Statement City Budget

Statement on the NYC Fiscal Year 2021 Executive Budget

April 16, 2020

Citizens Budget Commission (CBC) President Andrew Rein issued this statement on the New York City Executive Budget on behalf of CBC:

"Facing what may become New York City’s most significant fiscal crisis in generations, Mayor Bill de Blasio proposed a Fiscal Year 2021 Executive Budget that is balanced using substantial reserves, somewhat optimistic assumptions about federal aid, assumptions of no additional State budget cuts, and a larger than usual savings plan that does not yield significant recurring savings. While the City is to be commended for balancing the budget without tax increases or borrowing, it has used a short-term strategy that leaves a significant gap in fiscal year 2022, which could be worse if the economy does not rebound as the City projects.

This fiscal crisis will affect multiple years and the savings plan should be larger with more recurring value. There should be no illusion that spending reductions will be easy or painless, but they are possible and necessary to stave off more painful actions later. The two-year, $2.7 billion savings program totals less than 2 percent of the budget and relies primarily on underspending, spending delays, and re-estimates instead of program efficiencies. Working with its labor partners the City should identify non-core services and subsidies to reduce or suspend, while seeking additional efficiencies in agency operations, employee benefits, contracts, leased space, and fleet operations. Mayor de Blasio emphasized the need to support health, safety, shelter, and access to food. Spending reductions should be focused on paring down to efficiently providing these and other core needed services, so that substantial savings can strengthen the City’s ability to weather the full length of the economic downturn.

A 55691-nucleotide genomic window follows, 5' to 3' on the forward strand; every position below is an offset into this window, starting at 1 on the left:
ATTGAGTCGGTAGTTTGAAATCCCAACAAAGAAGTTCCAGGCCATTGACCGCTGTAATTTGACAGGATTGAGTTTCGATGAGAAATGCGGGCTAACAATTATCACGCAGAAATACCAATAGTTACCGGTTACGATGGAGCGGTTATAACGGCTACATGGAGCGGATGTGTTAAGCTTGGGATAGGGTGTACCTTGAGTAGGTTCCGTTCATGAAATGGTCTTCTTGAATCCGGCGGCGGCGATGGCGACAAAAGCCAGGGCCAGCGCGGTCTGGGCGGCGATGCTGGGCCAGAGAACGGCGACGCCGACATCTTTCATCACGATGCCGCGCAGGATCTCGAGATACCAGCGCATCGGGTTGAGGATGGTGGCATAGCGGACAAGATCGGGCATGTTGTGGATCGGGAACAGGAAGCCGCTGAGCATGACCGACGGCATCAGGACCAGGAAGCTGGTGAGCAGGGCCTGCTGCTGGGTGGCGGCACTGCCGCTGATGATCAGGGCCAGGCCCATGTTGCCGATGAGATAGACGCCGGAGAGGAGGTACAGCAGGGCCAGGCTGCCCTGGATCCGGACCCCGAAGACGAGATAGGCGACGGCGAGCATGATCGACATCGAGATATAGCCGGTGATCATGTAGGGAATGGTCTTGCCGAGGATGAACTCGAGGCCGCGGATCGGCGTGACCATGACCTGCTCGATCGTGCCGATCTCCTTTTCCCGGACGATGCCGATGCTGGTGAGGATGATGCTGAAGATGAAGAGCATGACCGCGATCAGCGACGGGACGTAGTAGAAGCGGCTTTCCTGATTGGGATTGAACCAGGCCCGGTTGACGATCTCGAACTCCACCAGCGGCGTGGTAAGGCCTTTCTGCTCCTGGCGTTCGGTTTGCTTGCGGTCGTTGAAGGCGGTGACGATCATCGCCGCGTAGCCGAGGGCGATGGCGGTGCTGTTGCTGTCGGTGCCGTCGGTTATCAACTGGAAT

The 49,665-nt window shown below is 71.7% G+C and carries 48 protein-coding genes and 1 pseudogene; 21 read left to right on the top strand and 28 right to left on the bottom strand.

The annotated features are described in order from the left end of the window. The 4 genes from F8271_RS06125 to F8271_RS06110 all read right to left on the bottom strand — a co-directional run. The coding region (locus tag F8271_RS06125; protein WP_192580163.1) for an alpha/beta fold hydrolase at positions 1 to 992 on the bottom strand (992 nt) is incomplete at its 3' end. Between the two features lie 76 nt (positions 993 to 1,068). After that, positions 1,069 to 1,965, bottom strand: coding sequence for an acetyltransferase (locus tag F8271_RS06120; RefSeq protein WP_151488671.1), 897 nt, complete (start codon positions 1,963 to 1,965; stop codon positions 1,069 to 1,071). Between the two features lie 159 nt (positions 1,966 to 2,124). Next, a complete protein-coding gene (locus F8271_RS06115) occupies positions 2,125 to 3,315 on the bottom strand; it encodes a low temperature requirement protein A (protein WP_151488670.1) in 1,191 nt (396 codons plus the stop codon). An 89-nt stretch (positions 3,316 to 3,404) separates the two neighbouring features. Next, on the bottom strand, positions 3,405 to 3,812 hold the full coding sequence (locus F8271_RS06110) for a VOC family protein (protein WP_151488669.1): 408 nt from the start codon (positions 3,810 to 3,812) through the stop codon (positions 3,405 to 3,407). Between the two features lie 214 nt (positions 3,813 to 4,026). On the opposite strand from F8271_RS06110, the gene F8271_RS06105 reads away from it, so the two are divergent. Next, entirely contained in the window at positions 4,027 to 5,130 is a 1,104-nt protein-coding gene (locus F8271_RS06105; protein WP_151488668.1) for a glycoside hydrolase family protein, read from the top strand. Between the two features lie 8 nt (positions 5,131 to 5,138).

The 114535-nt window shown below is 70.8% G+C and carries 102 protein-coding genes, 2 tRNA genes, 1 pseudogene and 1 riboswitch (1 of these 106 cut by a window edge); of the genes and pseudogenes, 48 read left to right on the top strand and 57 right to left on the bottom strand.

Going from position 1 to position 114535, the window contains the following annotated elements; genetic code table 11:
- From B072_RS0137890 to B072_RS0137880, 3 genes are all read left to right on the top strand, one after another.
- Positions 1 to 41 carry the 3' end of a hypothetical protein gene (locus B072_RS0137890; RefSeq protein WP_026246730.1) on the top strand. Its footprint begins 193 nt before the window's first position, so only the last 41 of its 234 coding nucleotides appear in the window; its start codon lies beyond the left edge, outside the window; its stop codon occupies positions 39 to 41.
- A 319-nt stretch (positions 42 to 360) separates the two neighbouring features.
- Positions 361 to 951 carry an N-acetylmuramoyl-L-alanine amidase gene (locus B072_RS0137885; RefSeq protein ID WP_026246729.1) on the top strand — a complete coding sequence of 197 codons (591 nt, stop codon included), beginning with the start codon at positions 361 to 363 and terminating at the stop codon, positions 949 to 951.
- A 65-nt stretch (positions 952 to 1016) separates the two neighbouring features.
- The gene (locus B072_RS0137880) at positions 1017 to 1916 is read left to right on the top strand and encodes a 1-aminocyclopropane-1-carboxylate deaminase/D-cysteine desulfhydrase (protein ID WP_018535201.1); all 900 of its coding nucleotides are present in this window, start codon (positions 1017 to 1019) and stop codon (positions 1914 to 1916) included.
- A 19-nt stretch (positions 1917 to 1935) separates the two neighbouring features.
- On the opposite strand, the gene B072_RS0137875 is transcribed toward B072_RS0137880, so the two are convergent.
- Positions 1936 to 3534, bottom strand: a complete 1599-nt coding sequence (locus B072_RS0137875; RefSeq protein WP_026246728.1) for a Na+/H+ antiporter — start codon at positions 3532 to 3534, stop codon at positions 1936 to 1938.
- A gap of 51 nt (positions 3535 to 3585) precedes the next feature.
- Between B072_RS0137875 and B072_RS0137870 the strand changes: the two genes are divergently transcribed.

The budget relies on diverting $2.6 billion from the Retiree Health Benefits Trust (RHBT) and $1.4 billion of other reserves. This is a reasonable choice given the lack of true rainy day reserves and the severity of the crisis. However, this is only a bridge and is not a long-term solution. The federal aid also should not be expected to recur. These actions, with the lack of recurring value from the savings program, leave fiscal year 2022 with a looming $5.0 billion gap, despite the budget’s assumption that tax revenue growth rebounds to 7.4 percent that year."